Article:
Thoughts for March 11 from Fr Willie Doyle

Towards the end of the retreat a light came to me that, now that I have given Jesus all the sacrifices I possibly can in the matter of food, He is now going to ask retrenchment in the quantity. So far I have not felt that He asked this, but grace now seems to urge me to it. I dread what this means, but Jesus will give me strength to do what He wants.

COMMENT: Fr Doyle wrote this note in his diary in December 1914. He was 41 years of age and had less than 3 years to live. Of course, Fr Doyle fasted, like all religious of the time, but significant extra fasting above the norm does not seem to have been one of Fr Doyle’s primary penances until after this date. For instance, during the war years he does mention fasting from food entirely, although perhaps some of this was a glad acceptance of his circumstances rather than a deliberate renunciation. On the other hand, he often practiced penance relating to the type of food consumed, for instance sugarless tea, meat without salt, dry bread without butter. For those of us who struggle with even little penances, it is surely consoling to read the following admissions from Fr Doyle:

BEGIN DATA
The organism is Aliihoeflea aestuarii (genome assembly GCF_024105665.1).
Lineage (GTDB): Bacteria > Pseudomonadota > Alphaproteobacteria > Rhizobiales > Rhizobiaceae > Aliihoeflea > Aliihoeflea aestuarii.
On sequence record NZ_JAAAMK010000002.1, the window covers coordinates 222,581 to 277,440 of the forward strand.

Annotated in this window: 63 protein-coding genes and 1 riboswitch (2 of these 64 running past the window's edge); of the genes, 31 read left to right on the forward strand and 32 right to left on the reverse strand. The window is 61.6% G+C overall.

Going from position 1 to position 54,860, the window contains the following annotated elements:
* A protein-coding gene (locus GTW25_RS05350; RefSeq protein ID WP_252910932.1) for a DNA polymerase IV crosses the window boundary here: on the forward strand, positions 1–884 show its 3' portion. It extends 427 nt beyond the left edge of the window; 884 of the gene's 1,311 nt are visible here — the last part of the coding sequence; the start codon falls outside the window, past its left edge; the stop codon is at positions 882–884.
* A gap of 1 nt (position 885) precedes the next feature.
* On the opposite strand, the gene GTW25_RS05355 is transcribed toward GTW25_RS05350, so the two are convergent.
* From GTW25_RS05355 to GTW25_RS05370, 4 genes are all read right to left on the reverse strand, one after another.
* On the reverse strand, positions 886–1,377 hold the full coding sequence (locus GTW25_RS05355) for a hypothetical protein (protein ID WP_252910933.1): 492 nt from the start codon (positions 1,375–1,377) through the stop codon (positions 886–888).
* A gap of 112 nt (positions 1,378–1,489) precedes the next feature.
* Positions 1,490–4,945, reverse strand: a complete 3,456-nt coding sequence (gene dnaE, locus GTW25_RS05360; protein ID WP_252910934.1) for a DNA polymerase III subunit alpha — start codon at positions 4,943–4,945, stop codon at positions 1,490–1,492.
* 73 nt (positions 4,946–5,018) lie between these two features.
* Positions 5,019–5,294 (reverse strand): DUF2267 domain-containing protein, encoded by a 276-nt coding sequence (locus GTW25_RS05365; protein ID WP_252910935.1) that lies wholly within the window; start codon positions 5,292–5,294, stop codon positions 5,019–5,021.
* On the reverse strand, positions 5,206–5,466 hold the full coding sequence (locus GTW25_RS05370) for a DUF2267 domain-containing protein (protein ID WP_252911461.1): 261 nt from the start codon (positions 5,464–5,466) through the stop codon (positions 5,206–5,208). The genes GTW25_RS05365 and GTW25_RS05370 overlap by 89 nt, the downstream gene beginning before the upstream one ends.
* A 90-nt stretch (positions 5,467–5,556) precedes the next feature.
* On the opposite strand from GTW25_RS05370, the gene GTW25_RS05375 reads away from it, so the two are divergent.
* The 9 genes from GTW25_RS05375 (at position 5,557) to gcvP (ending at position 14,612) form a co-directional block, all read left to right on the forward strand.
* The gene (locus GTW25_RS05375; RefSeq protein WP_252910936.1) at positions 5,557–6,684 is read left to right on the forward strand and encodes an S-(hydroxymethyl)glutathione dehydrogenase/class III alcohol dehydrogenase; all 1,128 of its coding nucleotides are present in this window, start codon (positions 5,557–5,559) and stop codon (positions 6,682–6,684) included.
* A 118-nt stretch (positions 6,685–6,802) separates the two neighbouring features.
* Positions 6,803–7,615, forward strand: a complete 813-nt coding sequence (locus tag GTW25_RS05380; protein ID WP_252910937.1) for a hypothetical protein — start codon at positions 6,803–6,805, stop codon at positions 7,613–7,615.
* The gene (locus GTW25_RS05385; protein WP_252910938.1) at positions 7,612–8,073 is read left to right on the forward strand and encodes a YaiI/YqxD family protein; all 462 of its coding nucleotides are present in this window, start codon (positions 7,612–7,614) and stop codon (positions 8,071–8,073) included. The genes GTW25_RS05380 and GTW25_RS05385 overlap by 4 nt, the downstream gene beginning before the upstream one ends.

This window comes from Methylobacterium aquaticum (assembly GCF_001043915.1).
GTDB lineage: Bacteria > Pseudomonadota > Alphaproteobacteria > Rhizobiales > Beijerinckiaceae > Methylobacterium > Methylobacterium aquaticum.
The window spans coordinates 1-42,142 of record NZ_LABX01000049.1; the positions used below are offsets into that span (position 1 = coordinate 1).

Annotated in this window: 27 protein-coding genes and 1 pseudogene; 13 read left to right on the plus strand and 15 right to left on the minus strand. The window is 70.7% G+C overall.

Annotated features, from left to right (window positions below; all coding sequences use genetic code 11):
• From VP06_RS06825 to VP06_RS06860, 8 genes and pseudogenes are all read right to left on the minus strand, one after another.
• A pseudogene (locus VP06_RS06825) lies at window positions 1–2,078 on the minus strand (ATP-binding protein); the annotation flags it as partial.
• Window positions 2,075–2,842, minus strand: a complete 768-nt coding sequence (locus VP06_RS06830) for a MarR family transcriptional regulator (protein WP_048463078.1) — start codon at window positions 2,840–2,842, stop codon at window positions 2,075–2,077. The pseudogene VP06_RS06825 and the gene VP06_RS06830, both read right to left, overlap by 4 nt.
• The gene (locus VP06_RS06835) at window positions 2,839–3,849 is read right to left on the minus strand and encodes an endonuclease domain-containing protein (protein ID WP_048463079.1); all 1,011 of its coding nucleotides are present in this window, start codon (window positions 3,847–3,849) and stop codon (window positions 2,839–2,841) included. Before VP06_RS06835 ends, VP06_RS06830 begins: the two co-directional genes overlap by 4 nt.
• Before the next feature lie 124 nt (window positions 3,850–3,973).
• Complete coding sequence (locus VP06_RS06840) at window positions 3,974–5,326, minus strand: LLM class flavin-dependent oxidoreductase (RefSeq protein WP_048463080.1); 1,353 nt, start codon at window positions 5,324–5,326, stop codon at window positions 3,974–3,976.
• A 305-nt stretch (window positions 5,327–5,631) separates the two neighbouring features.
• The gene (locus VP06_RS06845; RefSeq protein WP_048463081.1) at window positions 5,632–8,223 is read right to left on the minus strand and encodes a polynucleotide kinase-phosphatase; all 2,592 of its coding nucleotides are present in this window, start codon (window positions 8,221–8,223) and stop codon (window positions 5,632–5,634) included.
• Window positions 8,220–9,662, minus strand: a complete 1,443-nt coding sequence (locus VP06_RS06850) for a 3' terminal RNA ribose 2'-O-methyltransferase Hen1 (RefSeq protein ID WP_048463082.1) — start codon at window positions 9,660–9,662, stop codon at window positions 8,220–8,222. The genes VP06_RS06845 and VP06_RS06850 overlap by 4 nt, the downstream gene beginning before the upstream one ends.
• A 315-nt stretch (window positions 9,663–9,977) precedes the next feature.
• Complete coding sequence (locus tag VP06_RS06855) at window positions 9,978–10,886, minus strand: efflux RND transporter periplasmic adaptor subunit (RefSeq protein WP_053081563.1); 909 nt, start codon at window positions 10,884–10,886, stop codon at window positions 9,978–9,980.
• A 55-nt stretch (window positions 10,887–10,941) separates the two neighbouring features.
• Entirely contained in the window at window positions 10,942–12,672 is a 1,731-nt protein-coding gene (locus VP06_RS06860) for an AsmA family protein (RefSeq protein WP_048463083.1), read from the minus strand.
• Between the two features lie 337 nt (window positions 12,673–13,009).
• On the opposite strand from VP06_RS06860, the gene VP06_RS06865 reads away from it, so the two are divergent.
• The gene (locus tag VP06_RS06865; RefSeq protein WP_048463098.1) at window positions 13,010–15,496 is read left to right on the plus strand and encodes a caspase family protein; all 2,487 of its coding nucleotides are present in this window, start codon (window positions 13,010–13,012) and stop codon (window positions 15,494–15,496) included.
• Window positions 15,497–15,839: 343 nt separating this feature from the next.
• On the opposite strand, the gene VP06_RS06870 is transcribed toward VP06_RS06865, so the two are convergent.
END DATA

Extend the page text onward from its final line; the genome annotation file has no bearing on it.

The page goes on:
One thing I feel Jesus asks, which I have not the courage to give Him — the promise to give up butter entirely.

The thought of a breakfast of dry bread and tea without sugar in future seemed intolerable.

In contrast, his contemporary Venerable Fr John Sullivan SJ was well known for his tendency to fast, typically only ever eating a small portion of rice for dinner. There is a wonderful diversity of ways in which we can follow God!

Fasting and abstinence are normal parts of the Christian life. It is important to remember that fasting and abstinence are two different, albeit related, things. The only days in which we are strictly required to fast are Ash Wednesday and Good Friday. The most obvious form of mortification relating to food is to abstain from meat on Fridays. But there are many other things we can do which in no way would affect our health or wellbeing but would still fortify our spirit. Perhaps we can follow Fr Doyle’s example of giving up sugar in our tea or jam or butter on our bread or go without salt on our meals? Each individual can discern for themselves what the most appropriate penance would be for their own circumstance in life.

In this context let us consider these wise words from St Francis de Sales:

If the work that you are doing is necessary to you or very useful for God’s glory, I prefer you to suffer the burden of work than that of fasting. This is the view of the Church which dispenses even from the prescribed fasting those who are doing work useful for the service of God and the neighbour.

The tradition of Catholic spirituality allows great freedom and discretion in these matters. The important thing, especially during Lent, is not to abuse this freedom by copping out of penance altogether!

St Francis de Sales
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